The risk of death from cardiovascular disease is doubled in stressed
employees, study finds
Researchers have found a link between work-related stress and heart disease.
Doctors in Finland have concluded that work stress needs to be tackled as a
way of improving employees’ health.
The stresses and strains of the workplace and an imbalance in the amount of
effort workers put in against their rewards were each associated with a
doubling of the risk of cardiovascular death, the study published in the
British Medical Journal reported.
Stress was also a factor in other workplace problems, such as why people ate
too much, continued to smoke or did not take enough exercise.
The researchers studied 812 healthy men and women who worked in factories in
Finland over a period of 25 years. During that period, 73 died from heart
disease or stroke. After taking age and sex into account, those who faced high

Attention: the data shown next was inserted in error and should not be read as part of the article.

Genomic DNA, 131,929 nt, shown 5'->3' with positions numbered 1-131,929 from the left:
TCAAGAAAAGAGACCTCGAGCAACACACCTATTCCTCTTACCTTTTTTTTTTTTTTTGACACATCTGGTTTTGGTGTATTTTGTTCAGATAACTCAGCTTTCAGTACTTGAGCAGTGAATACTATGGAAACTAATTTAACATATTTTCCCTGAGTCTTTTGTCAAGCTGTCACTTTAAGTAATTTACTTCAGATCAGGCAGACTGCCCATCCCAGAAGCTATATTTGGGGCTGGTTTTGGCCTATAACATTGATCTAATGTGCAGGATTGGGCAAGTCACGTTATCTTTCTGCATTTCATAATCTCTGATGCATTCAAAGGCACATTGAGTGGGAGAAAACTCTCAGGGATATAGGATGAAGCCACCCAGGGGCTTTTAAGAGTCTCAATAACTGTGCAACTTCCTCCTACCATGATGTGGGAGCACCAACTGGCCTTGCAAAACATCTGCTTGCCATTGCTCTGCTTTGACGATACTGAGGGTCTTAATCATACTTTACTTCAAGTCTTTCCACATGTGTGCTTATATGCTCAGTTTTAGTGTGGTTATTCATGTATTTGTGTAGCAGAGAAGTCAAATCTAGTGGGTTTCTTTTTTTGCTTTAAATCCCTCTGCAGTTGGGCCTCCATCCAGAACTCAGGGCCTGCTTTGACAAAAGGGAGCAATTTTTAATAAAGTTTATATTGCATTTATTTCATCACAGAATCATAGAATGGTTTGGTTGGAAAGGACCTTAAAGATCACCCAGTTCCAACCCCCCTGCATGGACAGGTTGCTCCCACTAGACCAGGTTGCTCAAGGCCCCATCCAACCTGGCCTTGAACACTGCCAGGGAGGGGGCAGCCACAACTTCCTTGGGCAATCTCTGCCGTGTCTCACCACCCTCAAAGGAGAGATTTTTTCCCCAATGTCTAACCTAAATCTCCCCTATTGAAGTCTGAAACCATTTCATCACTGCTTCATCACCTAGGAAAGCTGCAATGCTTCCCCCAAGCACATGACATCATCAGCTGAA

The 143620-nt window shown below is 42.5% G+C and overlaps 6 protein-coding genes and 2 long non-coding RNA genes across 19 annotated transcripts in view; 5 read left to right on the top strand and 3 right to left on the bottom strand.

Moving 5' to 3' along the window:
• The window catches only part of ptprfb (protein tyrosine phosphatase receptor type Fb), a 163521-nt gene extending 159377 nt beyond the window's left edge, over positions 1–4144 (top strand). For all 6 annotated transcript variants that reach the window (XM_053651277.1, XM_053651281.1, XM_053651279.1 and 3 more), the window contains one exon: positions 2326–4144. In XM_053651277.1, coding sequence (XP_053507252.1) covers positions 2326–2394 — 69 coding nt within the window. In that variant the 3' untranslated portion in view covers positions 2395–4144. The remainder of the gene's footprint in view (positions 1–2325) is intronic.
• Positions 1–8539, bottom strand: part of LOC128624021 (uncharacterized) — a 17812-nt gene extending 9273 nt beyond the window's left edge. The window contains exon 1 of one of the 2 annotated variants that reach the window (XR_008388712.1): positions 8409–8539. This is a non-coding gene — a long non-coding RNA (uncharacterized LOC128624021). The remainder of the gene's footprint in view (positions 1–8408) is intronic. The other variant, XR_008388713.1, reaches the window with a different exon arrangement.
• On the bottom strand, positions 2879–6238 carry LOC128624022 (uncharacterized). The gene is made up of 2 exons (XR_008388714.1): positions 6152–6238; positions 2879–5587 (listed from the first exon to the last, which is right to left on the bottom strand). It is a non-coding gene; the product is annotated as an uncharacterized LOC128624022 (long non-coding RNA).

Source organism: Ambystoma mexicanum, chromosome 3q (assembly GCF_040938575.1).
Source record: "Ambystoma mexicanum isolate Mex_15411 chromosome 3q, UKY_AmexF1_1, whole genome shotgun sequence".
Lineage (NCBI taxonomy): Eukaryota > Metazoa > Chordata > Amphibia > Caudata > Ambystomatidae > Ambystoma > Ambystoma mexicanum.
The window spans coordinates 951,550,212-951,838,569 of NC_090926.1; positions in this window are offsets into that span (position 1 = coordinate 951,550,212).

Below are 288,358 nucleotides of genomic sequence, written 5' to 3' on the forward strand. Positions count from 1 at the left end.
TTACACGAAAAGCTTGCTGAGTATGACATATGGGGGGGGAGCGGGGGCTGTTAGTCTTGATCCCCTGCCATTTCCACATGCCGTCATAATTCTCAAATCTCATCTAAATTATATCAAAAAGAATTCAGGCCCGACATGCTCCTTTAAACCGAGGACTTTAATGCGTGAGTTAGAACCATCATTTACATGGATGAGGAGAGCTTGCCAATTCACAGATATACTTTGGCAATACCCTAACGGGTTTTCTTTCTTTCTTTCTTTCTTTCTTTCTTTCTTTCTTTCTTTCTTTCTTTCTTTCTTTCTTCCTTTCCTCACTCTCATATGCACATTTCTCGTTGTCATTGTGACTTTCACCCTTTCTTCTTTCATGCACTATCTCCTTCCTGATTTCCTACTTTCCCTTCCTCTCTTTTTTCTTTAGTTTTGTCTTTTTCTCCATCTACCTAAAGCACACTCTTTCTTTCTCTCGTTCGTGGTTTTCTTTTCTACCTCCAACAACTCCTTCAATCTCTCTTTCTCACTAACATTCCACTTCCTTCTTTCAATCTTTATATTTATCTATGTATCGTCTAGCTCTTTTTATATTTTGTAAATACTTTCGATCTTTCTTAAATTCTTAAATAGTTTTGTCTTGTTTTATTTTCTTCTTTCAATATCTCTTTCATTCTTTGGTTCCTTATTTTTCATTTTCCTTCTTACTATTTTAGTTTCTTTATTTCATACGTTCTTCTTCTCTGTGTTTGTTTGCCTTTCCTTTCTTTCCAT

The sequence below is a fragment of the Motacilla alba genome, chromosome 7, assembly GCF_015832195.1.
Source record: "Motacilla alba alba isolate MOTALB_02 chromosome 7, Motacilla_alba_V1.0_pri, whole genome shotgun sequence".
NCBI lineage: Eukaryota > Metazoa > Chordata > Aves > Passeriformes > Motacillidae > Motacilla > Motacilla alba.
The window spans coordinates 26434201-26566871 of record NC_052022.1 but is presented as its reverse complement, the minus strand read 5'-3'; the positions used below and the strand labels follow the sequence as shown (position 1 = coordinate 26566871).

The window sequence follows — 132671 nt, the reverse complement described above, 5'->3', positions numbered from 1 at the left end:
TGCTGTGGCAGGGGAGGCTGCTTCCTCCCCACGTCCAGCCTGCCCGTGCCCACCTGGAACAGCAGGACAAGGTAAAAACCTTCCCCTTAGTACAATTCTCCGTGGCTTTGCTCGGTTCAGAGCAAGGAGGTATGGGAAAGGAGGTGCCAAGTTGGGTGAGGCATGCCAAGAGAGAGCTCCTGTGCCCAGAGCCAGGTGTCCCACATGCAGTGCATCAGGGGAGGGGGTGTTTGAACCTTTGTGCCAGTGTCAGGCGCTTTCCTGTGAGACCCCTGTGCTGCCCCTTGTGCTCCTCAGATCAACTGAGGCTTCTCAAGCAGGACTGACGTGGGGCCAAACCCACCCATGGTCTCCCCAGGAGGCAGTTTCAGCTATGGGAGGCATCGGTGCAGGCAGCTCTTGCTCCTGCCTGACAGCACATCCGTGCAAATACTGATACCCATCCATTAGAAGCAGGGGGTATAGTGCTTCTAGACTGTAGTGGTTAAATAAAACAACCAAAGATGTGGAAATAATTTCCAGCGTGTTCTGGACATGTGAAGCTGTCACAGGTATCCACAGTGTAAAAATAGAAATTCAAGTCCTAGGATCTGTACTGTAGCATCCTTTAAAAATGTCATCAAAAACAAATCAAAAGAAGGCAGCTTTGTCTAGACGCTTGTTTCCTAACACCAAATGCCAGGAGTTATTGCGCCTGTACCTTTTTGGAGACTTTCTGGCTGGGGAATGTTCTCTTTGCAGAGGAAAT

demands or had little control over the way they worked were 2.2 times more
likely to die from cardiovascular disease.
Workers in jobs with high demands, low salaries and a lack of social
approval were 2.4 times more at risk.
After five years, there was an increased risk of having higher blood
cholesterol levels, associated with high job strain.
"High job strain and effort-reward imbalance seem to increase the risk
of cardiovascular mortality. The evidence from industrial employees suggests
that attention should be paid to the prevention of work stress," concluded
lead researcher Professor Mika Kiviaki.
BMJ 2002;325:857 www.bmj.org.uk